Korean J Otorhinolaryngol-Head Neck Surg.  2007 Sep;50(9):766-772.

Histopathological Changes of Olfactory Epithelium in the Rats Exposed to Cigarette Smoke

  • 1Department of Otorhinolaryngology, Pusan National University School of Medicine, Busan, Korea. rohhj@pusan.ac.kr
  • 2Department of Otorhinolaryngology, Busan Medical Center, Busan, Korea.


BACKGROUND AND OBJECTIVES: Although exposure to cigarette smoke has been reported to be associated with olfactory dysfunction, the pathophysiology is poorly understood. The purpose of this study is to evaluate the histopathological change of olfactory epithelium according to exposure duration of cigarette smoke and to investigate the effects of cigarette smoke on the olfactory epithelium. SUBJECTS AND METHOD: Thirty-six healthy Sprague-Dawley rats were divided into 2 groups. Experimental groups (n=28) were exposed to cigarette smoke during 2.5 hours (total 5 cigarettes) per one day for 5 days, 11 days and 3, 4, 5, 6, 9 weeks. Control group (n=8) was placed at the same room without smoke exposure and sacrificed at 4 and 9 weeks. Histopathological changes of olfactory epithelium through light microscope and immunohistochemistric findings of olfactory marker protein (OMP) through confocal microscope were observed. The numbers of cells in olfactory epithelium were counted at each period.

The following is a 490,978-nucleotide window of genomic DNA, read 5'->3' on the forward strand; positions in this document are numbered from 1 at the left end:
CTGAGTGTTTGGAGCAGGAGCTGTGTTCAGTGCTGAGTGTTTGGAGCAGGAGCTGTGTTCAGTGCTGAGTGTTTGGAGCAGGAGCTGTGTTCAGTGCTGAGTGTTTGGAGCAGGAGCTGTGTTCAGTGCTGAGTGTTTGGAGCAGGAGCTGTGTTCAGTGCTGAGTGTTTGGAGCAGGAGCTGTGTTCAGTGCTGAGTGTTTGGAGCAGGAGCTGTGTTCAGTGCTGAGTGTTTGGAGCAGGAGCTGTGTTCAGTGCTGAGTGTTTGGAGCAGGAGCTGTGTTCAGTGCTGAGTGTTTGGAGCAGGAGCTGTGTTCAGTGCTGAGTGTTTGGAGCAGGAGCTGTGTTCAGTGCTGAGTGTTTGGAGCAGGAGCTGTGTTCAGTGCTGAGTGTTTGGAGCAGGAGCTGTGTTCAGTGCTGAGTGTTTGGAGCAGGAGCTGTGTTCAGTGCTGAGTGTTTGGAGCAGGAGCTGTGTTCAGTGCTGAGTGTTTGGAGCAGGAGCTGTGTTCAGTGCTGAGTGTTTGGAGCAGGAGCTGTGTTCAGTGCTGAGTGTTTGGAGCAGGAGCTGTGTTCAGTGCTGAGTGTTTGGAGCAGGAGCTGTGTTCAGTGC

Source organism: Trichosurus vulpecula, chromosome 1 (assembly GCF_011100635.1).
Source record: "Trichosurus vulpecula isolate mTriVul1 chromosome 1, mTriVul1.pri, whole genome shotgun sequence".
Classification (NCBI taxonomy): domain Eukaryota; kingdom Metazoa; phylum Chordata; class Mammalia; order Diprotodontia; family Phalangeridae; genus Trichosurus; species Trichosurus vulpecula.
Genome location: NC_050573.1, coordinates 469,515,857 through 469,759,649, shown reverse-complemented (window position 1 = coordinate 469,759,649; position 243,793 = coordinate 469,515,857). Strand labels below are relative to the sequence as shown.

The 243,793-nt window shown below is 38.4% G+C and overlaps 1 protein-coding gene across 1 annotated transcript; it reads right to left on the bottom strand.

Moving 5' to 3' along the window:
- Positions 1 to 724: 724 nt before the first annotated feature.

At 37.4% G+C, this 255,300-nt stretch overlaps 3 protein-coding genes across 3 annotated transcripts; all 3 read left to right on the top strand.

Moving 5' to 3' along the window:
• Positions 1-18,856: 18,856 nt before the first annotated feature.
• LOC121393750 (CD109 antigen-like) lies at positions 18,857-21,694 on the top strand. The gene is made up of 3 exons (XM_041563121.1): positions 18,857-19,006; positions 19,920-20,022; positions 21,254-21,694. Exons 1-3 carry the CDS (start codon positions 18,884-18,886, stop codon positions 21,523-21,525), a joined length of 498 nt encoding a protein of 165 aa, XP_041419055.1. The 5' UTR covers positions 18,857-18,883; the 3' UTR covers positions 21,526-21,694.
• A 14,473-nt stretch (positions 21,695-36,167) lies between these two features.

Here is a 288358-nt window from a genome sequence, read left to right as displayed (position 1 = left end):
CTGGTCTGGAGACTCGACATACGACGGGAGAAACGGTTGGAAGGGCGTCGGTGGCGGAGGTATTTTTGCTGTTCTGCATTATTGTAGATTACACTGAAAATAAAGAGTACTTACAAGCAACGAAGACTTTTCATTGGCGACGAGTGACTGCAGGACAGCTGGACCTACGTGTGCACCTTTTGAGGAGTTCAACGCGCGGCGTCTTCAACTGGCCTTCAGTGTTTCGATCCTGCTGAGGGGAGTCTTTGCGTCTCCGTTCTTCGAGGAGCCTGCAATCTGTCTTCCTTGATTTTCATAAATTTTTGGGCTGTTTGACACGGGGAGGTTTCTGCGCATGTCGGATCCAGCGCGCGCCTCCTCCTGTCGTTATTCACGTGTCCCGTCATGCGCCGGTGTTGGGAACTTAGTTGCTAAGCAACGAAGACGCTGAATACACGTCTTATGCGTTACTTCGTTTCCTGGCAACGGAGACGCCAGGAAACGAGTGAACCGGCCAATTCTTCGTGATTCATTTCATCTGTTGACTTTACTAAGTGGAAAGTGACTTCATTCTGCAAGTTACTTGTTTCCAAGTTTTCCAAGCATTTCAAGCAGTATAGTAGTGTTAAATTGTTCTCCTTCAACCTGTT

From 5 days of cigarette smoke exposure, defection of epithelial cells, random arrangement of olfactory receptor cells and decreased thickness of olfactory epithelium were noticed. Numbers of olfactory receptor cells were significantly decreased at 11 days and 3 weeks after smoke exposure, and this finding of decreased number of olfactory receptor cells were continued until 9 weeks of exposure. Numbers of OMP-positive olfactory receptor cells were continuously decreased according to exposure duration.
The olfactory epithelial cells could be directly affected by cigarette smoke. The numbers of olfactory epithelial cells including olfactory receptor cells were continuously decreased until 9 weeks after cigarette smoke exposure.


Olfactory mucosa; Smoking; Pathology; Olfactory marker protein; Rats
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